When OFAC ‘hits’ are really misses
Technology helps with—but doesn't perfect—CUs' BSA compliance processes.
A challenging area where credit union managers have to deal with false positives is in compliance with the federal Office of Foreign Assets Control and Bank Secrecy Act regulations. This means running a CU’s list of persons, transactions and accounts against periodically issued government lists of potential bad guys or suspicious transactions and then investigating hits that almost always turn out to be false alarms.
“You have to review every account, every member, every co-signer or joint owner against the government’s ‘bad boys list’ and prove that every hit is not a case of money laundering or dealings with a suspected terrorist or drug dealer,” explains CUES member Paul Meissner, CFO/SVP/finance at $765 million Credit Union of America, Wichita, Kan. “You get a lot of hits, and it’s a big waste of time because the commercial systems credit unions can buy to do the screening often use stupid logic.”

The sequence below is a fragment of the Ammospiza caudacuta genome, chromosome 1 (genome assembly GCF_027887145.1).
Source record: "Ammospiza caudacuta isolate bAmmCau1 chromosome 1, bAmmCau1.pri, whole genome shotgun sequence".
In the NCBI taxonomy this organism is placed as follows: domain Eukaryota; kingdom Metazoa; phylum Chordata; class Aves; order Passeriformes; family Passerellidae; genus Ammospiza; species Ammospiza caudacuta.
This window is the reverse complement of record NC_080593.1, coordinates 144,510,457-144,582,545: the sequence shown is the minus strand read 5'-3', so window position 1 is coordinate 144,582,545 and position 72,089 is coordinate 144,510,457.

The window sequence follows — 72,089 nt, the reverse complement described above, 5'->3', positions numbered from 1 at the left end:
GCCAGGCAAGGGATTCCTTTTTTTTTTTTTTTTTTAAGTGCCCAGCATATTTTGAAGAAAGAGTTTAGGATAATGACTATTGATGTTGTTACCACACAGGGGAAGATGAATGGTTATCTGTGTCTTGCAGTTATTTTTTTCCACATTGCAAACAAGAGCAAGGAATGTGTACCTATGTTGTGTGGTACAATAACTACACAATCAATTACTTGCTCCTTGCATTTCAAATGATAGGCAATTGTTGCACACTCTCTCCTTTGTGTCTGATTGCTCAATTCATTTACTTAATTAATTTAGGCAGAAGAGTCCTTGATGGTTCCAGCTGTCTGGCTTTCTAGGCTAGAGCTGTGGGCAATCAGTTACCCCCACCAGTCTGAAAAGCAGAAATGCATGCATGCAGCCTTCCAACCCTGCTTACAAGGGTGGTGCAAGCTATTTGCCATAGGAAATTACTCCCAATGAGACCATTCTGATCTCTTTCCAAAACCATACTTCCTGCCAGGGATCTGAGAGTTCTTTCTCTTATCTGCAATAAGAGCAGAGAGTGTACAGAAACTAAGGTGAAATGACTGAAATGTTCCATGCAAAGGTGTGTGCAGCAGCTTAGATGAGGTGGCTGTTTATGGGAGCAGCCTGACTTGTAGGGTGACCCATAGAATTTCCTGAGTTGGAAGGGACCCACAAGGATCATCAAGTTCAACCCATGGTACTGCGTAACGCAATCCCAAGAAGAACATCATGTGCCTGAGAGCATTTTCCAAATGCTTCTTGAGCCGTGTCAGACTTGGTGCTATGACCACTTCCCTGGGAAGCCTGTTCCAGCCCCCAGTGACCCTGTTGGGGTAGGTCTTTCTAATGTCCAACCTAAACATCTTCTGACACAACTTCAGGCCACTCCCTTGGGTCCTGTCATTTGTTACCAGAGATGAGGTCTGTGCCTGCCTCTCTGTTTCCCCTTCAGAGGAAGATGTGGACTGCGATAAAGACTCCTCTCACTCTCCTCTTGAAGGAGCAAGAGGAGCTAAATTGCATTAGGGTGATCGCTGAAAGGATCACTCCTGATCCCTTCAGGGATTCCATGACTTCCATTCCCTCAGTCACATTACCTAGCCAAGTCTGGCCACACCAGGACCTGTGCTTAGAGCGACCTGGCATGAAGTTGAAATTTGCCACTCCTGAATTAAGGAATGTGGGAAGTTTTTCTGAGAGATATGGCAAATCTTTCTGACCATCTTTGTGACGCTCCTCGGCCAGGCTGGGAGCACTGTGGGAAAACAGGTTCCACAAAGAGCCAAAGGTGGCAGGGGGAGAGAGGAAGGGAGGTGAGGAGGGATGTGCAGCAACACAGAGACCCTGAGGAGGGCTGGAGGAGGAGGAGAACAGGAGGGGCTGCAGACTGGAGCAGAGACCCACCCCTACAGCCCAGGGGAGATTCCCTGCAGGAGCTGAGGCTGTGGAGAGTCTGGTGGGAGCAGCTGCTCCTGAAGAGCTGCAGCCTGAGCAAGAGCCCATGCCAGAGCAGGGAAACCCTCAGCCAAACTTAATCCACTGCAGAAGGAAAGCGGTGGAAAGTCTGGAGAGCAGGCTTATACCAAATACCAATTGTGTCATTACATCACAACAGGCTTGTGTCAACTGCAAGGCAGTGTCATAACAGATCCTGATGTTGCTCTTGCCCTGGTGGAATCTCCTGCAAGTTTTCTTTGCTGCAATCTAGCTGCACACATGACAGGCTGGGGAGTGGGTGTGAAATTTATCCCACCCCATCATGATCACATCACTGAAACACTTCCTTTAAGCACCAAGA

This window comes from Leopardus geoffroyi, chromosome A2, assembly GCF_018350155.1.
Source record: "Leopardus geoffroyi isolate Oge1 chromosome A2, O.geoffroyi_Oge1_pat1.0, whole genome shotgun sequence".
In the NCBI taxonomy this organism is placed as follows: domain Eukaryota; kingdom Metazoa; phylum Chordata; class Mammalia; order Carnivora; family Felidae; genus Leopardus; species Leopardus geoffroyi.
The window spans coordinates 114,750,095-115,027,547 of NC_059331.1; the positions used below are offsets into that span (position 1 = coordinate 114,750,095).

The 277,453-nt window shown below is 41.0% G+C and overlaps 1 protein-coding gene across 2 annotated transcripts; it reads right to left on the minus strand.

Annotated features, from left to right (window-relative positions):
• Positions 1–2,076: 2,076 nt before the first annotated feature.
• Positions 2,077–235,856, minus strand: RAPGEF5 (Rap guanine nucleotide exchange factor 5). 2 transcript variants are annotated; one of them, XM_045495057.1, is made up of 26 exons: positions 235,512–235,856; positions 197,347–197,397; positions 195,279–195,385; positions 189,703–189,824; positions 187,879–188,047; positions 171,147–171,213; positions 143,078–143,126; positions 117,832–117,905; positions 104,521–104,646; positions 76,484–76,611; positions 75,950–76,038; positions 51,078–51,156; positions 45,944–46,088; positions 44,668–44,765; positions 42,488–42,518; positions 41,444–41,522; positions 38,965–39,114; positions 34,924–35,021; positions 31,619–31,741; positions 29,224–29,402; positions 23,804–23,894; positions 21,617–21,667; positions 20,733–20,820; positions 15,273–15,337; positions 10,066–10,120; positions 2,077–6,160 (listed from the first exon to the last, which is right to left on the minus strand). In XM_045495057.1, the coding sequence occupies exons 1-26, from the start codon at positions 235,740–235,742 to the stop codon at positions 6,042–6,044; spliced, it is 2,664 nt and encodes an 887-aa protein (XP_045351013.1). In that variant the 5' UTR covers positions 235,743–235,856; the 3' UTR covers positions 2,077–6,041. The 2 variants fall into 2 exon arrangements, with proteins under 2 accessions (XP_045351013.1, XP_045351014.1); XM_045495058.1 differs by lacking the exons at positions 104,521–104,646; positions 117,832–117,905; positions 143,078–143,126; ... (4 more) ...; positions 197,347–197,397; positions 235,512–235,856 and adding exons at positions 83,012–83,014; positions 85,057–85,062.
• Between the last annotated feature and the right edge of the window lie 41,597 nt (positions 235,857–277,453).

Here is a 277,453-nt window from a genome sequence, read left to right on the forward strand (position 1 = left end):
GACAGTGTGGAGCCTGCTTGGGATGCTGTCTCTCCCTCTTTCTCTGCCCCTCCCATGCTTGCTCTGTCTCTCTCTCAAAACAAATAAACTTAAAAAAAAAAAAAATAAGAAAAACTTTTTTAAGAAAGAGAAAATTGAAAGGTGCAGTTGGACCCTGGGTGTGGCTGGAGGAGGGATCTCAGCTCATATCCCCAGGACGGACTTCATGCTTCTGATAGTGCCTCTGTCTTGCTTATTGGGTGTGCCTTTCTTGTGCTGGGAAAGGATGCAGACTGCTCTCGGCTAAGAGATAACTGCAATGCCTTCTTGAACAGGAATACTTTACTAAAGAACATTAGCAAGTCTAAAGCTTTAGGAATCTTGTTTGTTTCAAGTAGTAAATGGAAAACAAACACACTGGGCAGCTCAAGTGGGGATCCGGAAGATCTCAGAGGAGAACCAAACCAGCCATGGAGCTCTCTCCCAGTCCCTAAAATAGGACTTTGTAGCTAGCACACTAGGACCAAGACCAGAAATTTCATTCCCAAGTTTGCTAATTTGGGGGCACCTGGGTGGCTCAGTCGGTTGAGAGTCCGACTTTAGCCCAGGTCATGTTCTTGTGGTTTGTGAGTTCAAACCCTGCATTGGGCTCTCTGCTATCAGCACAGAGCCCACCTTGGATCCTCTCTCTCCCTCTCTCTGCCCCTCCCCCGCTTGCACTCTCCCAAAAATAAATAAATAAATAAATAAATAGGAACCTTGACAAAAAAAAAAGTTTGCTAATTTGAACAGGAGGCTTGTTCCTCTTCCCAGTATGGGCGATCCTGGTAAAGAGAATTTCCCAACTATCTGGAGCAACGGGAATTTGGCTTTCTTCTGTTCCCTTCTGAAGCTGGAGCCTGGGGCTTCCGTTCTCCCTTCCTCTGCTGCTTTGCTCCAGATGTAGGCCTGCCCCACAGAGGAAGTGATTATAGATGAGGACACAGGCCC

For example, Bin Laden was an appropriate name to screen for, but if someone connected to the CU lived on a street named Bin Laden Ave., that would trigger a hit. The system doesn’t discriminate between a person’s name and a street name, he points out.
“Heaven help you if you have a connection to … a drug dealer anywhere in the world … , you’ll have a lot of hits to resolve,” he says. “We had a member with a post office box address here in Kansas. Somewhere in the Middle East, a person [the government was] watching had that same P.O. box number. That was kicked out as a potential hit.”
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